"Player performance," Johannson told NHL.com.
The U.S. National Junior Team entered the WJC with its usual high expectations, and instead failed to advance into the medal round of the tournament for the first time in 13 years. Three successive losses in preliminary-round action forced the United States into the relegation round for only the second time in its history. The only thing at stake now is pride along with, at best, a possible seventh-place finish.
"I think as we finish this tournament and look at it, it comes down to the fact the performance wasn't what all of us expected," Johannson said. "Do we have to look at some of the makeup of the team? Certainly. But it comes down to performance on the ice and we didn't get that performance."
"I think as we finish this tournament and look at it, it comes down to the fact the performance wasn't what all of us expected. Do we have to look at some of the makeup of the team? Certainly. But it comes down to performance on the ice and we didn't get that performance." -- Jim Johannson
"I'd say probably both fronts of the net … I don't know how I could better describe it," he said. "I think we could have been a better team in front of the opponent's net and I think we could have been a harder team in front of our net. I think those two areas on the ice ended up being difference makers in the games that knocked us out of the tournament."
U.S. team captain Jason Zucker agreed.
"We, the forwards, weren't hard enough around the net," Zucker told NHL.com. "We didn't put the puck in the net when we had our opportunities. We had a breakaway against Canada and a penalty shot against the Czechs … we had our chances and didn't bury, myself included."
Forward Charlie Coyle was the only U.S. player to top 2 goals in preliminary-round play, finishing with 4. Three players had 2 goals -- Kyle Rau, Zucker and Bill Arnold. The seven-man defensive corps, which averaged 6-foot-2 in height, allowed 15 goals in four games.
The U.S. actually had seven returning players from last year's bronze medal-winning team.
Blais, who led Team USA to its second gold medal at the WJC in 2010, said his team's loss to the Finns was the one game that really didn't sit well with him.
"It's hard to figure out why half of our players against Finland were sub-par," U.S. head coach Dean Blais said. "We weren't even close to their game. Why did that happen? Maybe they saw the 8-1 score that Canada posted against Finland. Whatever the reason, we weren't physically or mentally prepared for that game, and that can't happen. These kids are too old, they know better."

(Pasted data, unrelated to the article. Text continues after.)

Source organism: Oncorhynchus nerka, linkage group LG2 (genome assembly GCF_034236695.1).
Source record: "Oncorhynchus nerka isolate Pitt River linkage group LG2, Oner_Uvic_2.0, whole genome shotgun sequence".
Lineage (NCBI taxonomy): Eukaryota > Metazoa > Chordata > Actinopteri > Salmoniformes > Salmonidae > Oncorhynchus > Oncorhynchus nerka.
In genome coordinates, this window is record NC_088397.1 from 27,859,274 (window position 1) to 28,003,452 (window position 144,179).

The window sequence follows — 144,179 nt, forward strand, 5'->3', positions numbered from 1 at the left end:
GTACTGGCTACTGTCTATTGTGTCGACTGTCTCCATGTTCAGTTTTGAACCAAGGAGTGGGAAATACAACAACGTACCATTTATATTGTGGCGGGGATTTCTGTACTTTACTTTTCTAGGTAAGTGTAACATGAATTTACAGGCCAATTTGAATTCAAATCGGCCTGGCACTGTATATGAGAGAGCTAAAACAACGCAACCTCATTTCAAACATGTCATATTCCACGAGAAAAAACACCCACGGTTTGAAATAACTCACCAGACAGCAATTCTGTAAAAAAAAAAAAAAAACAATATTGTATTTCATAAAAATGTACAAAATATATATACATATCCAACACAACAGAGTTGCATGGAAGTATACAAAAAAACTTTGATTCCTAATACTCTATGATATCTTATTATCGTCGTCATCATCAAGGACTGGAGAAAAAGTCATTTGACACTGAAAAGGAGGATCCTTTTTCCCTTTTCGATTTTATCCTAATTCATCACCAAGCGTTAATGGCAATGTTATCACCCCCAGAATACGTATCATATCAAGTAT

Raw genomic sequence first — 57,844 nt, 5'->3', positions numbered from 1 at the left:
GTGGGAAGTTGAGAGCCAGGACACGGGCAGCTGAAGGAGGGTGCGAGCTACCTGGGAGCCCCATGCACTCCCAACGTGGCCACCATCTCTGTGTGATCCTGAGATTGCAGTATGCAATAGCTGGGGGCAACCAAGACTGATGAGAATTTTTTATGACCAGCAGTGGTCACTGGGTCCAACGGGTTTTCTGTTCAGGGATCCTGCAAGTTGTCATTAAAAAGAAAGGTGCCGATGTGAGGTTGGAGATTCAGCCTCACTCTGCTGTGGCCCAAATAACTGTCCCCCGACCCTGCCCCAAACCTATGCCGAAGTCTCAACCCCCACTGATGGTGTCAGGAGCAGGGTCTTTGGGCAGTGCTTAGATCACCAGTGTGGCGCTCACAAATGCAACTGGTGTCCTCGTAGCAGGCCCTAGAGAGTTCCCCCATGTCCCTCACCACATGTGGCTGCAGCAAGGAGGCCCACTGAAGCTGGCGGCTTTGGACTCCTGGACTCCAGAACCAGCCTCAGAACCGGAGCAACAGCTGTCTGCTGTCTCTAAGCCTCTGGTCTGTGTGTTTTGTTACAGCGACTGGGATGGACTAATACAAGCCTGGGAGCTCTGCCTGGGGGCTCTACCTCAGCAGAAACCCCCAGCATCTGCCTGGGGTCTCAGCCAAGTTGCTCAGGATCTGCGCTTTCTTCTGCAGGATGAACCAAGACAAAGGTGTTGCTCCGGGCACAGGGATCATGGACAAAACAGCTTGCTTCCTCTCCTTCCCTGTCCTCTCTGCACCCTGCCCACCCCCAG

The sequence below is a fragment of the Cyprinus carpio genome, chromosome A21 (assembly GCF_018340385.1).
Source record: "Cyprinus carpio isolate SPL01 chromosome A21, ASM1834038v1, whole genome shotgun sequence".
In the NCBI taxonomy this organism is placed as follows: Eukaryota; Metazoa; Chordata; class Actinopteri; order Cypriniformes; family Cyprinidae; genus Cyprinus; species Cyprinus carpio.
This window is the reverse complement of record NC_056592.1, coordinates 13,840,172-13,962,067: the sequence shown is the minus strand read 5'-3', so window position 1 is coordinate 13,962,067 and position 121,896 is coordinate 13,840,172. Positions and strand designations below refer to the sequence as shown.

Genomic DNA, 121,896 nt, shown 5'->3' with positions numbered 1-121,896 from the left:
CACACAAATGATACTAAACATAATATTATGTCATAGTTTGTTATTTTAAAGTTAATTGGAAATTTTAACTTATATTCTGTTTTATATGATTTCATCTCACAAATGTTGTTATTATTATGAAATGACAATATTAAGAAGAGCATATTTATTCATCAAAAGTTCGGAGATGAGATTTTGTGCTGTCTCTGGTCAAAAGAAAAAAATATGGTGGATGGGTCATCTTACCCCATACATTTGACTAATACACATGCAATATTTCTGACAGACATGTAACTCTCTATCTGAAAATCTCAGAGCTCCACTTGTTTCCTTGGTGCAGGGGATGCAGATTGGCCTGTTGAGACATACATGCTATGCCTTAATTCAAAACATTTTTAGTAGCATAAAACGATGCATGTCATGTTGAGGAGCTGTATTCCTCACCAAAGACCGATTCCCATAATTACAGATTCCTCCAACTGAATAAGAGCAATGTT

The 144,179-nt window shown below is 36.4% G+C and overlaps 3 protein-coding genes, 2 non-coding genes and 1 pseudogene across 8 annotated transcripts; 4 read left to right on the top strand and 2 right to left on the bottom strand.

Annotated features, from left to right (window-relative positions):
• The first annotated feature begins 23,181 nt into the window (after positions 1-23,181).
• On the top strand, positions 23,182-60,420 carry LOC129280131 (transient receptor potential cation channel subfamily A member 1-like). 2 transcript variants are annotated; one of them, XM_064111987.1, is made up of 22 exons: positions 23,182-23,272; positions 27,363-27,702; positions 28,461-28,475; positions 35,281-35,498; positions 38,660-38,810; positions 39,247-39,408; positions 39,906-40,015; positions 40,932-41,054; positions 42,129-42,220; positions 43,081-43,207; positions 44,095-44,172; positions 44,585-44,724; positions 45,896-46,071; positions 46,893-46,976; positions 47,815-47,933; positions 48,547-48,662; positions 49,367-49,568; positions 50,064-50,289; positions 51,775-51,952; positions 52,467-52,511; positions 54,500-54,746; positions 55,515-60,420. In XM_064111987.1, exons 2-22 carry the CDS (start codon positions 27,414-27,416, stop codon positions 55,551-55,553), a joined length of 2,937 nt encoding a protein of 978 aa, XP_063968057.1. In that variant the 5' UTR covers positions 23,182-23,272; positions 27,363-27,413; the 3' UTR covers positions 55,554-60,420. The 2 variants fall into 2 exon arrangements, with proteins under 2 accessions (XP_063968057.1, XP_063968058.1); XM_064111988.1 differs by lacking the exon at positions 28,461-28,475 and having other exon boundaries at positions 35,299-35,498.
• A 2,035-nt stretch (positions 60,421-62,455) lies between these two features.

Finland outshot the U.S. in the third period, 18-15, on the way to scoring three goals in a span of just under six minutes to snap a 1-1 tie.
"We cycled the puck, but if you don't get position in front of the net and get into those hard areas, it doesn't matter," Blais said. "We were OK, but weren't great at it. We were better against the Czechs and Canada. It's something we worked on every day, but when you throw a bunch of skilled players together, who is going to do the hard work for you? You all want to be the finisher, but someone's got to go get the puck and make plays. That's what we began showing against the Czechs and Canada."
Ron DeGregorio, the president of USA Hockey, is hoping the team can now close out the relegation round with victories over Latvia on Tuesday and Switzerland on Wednesday. NHL.com will be streaming both U.S. relegation round games.
"Every game is a test of your ability and you're always being tested, always being looked at," DeGregorio said. "This is an opportunity, under adversity, to show your character and show what you've learned you can deliver. That's the test of a high-skill performance player, because nothing in life goes in a straight line."
Beginning in 1996, the International Ice Hockey Federation altered its format for the WJC from a round robin to a playoff structure. Since then, Team USA has played in the relegation round only once (1999). The U.S. won both of its games in the relegation round that year, including a 5-4 victory over Switzerland on Jan. 3, 1999, and a 7-2 win over Belarus the following day. Team USA went on to finish eighth, its lowest finish ever in tournament history.
Blais expects the team to play with pride.
"As bad as the losses were to Finland, Czechs and Canada, a loss to Latvia or Switzerland would be far worse in my mind," Blais said. "It would show that you've given up. We can still get beat, but it better not be for a lack of hard work and intensity."
Despite the disappointing result at this year's tournament, Johannson is confident USA Hockey will rebound rather quickly.
"We have great respect for the opponents [at the WJC], but we do come in expecting to medal," Johannson said. "With that comes all the sweat and the grind and everything that goes into building a championship team. I guarantee you the 22 guys who were here wanted to be a championship team, but it didn't work out for them. Again, and I'll keep stressing, there are some performance things … they could've performed better. It's an Under-20 tournament, these things happen, and that's part of the excitement of this championship."
Follow Mike Morreale on Twitter at: @mike_morreale